Obituary: Ena T. Moorhusen
Beloved mother, longtime Claremonter, traveler
Ena T. Moorhusen, 85, a Claremont resident for 50 years, died August 22 after a three-and-a-half year battle with cancer.
Mrs. Moorhusen was born to Peder and Anna Nielsen on April 2, 1936 in Grenaa, Denmark. She was the middle child of five kids. Ena grew up playing in the woods behind her house in the small fishing village of Grenaa, consisting of around 5,000 people at the time. She and her sisters and brother would pick berries, wild mushrooms, and play cowboys and Indians in the woods.
They would explore the beach and collect amber and the occasional petrified sea urchin. Outdoor games with the neighborhood kids was the most popular form of entertainment.
She had no computer, telephone, or television, and saw her first TV show when she was 18 years old. While most of her childhood was enjoyable, she also experienced the Nazi occupation of Denmark as a young child.
In 1958, at the age of 22, she obtained a green card by being sponsored by a Danish family in Connecticut. As a requirement of obtaining the green card, she had to maintain a job as an au pair for two years, check in with the government, and stay out of trouble. When her cousin, who came to America around the same time, failed to check in, the government showed up at her door to inquire as to what was happening.
When she first got a driver’s license, she and her girlfriends explored the country. She made a solo trip to see the Liberty Bell in Philadelphia, and also traveled to Washington D.C. to see the sights and the cherry blossoms in full bloom.
She then traveled back to Denmark for three months, and decided she had to live in the U.S.A. She said she loved the country at first sight, and that there was no better place to live. When she returned from Denmark, she got a job as a nanny in New York City, working for Hugh Auchincloss III, stepbrother to Jackie Kennedy. She was there when John Kennedy was elected president, and was excited to be a fly on the wall to many interesting conversations involving the Kennedys.
She then returned to Connecticut and moved in to the Old Greenwich Inn, where she would meet her future husband, Robert Moorhusen. They were married in 1962 in a humble backyard ceremony in Robert’s home town of Moline, Illinois.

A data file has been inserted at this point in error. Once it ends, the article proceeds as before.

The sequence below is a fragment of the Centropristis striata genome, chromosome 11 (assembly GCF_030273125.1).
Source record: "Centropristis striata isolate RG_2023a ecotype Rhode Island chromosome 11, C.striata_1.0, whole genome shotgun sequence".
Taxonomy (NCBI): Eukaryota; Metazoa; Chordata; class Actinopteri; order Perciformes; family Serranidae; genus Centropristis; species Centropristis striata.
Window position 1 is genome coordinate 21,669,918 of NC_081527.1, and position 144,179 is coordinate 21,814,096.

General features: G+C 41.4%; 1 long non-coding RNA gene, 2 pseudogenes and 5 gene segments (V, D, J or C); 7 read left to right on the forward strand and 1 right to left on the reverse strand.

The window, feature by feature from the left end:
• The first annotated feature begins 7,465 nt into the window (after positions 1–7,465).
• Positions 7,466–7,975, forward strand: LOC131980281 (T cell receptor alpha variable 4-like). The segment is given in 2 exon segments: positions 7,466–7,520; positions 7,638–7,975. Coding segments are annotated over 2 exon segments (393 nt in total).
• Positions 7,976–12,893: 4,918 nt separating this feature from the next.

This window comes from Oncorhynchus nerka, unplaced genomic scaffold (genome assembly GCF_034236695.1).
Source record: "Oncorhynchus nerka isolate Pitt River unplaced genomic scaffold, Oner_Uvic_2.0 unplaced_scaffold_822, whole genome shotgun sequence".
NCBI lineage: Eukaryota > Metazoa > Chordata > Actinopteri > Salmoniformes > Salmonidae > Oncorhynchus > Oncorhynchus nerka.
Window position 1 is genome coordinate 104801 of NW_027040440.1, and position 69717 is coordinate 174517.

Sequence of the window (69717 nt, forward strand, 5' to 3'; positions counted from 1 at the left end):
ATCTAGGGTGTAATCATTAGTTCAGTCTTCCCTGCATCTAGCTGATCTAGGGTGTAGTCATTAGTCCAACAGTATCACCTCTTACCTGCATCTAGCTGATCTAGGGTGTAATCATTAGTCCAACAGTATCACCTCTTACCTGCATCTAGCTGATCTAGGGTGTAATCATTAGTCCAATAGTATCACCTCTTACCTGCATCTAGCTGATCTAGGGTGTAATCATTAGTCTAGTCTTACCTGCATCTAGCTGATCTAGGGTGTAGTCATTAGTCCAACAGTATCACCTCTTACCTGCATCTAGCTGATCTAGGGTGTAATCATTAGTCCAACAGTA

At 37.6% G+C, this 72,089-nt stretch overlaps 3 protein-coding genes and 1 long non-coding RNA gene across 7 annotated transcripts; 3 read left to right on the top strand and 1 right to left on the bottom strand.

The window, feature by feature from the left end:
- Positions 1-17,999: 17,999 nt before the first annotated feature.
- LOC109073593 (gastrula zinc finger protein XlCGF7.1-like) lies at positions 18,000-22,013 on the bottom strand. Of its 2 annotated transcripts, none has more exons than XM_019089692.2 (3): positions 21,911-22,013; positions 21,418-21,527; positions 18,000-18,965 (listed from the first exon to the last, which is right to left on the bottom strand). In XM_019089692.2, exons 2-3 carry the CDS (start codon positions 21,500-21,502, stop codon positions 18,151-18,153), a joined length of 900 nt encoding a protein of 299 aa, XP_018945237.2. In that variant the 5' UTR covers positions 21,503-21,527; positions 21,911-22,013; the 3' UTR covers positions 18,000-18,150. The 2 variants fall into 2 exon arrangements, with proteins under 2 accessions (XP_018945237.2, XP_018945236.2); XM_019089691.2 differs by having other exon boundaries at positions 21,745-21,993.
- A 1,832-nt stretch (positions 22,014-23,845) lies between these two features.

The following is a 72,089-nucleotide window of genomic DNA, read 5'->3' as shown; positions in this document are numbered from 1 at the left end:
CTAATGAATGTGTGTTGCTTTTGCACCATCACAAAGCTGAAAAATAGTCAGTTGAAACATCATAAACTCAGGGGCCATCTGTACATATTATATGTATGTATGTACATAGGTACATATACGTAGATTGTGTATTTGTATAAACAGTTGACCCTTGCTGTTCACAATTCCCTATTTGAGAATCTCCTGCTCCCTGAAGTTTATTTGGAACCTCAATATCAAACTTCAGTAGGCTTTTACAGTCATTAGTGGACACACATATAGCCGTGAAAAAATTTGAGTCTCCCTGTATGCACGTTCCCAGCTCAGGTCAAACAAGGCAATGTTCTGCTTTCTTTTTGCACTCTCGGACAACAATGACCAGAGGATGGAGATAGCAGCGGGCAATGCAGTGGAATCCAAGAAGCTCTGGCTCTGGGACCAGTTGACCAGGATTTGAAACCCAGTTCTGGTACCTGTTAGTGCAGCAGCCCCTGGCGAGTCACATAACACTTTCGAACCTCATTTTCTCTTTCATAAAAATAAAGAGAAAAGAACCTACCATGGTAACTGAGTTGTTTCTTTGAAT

Eventually the couple settled in Penfield, New York, where Mr. Moorhusen worked for the Xerox Corporation. They had a son, Scott in 1964, and a second, Mark, in 1967. In 1971, the family moved to Claremont after Mr. Moorhusen was transferred to Xerox’s Pomona office. He would later transfer to the company’s Pasadena location.
In her years in Claremont, she enjoyed playing tennis, skiing, hiking, travelling in general, camping up and down the coast of California in a large group with the wild turkeys, and managing her garden with her green thumb. She loved her nearby bike trail and hillside, and was a regular on the Thompson Creek Trail, getting up at the crack of dawn every day without fail to get her exercise and visit with nature. She would sit on the trail benches quietly at times and watch the deer, bobcats, and other animals, as others hurried by, often unaware of the nearby wildlife.
Her travels included several trips to Alaska, a trip to New Zealand and Australia, trips to Europe, Mexico and Russia. She also traveled to many different places in the U.S., but was particularly fond of the Redwoods, and visited many, many times.
When her kids were young, she would travel every few years to her native Denmark to spend six weeks with family in the summer. Her husband would join them for two weeks of the trip as he could not leave for six weeks at a time. It was a great experience for the kids, and they have great memories of experiencing a different culture at a young age.
“Ena always asked for people to remember the good times, and try not to cry for her,” her family shared.
She was predeceased by her husband Robert in 2012.
She is survived by her sons, Mark of Rancho Cucamonga, and Scott of Claremont; and many loving family in Denmark and America.